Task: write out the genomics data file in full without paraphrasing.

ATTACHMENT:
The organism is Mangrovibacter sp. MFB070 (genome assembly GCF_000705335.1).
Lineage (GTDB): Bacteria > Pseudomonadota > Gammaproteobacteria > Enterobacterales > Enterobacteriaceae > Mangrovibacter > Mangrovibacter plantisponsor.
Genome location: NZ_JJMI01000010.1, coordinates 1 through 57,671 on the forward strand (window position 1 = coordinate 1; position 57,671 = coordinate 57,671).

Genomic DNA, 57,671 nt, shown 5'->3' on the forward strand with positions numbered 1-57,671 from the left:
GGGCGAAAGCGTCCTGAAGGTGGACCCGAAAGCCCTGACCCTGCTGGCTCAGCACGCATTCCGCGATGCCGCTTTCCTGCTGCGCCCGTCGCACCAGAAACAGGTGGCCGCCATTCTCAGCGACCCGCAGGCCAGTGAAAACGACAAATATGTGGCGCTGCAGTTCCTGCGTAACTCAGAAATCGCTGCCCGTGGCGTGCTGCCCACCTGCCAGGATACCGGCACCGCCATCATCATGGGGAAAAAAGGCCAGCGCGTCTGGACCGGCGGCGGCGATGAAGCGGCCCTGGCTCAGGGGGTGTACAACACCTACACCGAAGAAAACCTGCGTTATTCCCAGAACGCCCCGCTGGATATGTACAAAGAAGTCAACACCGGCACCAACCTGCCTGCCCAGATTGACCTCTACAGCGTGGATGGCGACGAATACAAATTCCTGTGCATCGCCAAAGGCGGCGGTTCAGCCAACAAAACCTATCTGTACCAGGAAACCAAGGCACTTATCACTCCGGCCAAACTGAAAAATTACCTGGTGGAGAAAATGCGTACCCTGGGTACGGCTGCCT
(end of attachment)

The organism is Mangrovibacter sp. MFB070 (genome assembly GCF_000705335.1).
Lineage (GTDB): Bacteria > Pseudomonadota > Gammaproteobacteria > Enterobacterales > Enterobacteriaceae > Mangrovibacter > Mangrovibacter plantisponsor.
Genome location: NZ_JJMI01000010.1, coordinates 1 through 57,671 on the forward strand (window position 1 = coordinate 1; position 57,671 = coordinate 57,671).

Genomic DNA, 57,671 nt, shown 5'->3' on the forward strand with positions numbered 1-57,671 from the left:
GGGCGAAAGCGTCCTGAAGGTGGACCCGAAAGCCCTGACCCTGCTGGCTCAGCACGCATTCCGCGATGCCGCTTTCCTGCTGCGCCCGTCGCACCAGAAACAGGTGGCCGCCATTCTCAGCGACCCGCAGGCCAGTGAAAACGACAAATATGTGGCGCTGCAGTTCCTGCGTAACTCAGAAATCGCTGCCCGTGGCGTGCTGCCCACCTGCCAGGATACCGGCACCGCCATCATCATGGGGAAAAAAGGCCAGCGCGTCTGGACCGGCGGCGGCGATGAAGCGGCCCTGGCTCAGGGGGTGTACAACACCTACACCGAAGAAAACCTGCGTTATTCCCAGAACGCCCCGCTGGATATGTACAAAGAAGTCAACACCGGCACCAACCTGCCTGCCCAGATTGACCTCTACAGCGTGGATGGCGACGAATACAAATTCCTGTGCATCGCCAAAGGCGGCGGTTCAGCCAACAAAACCTATCTGTACCAGGAAACCAAGGCACTTATCACTCCGGCCAAACTGAAAAATTACCTGGTGGAGAAAATGCGTACCCTGGGTACGGCTGCCT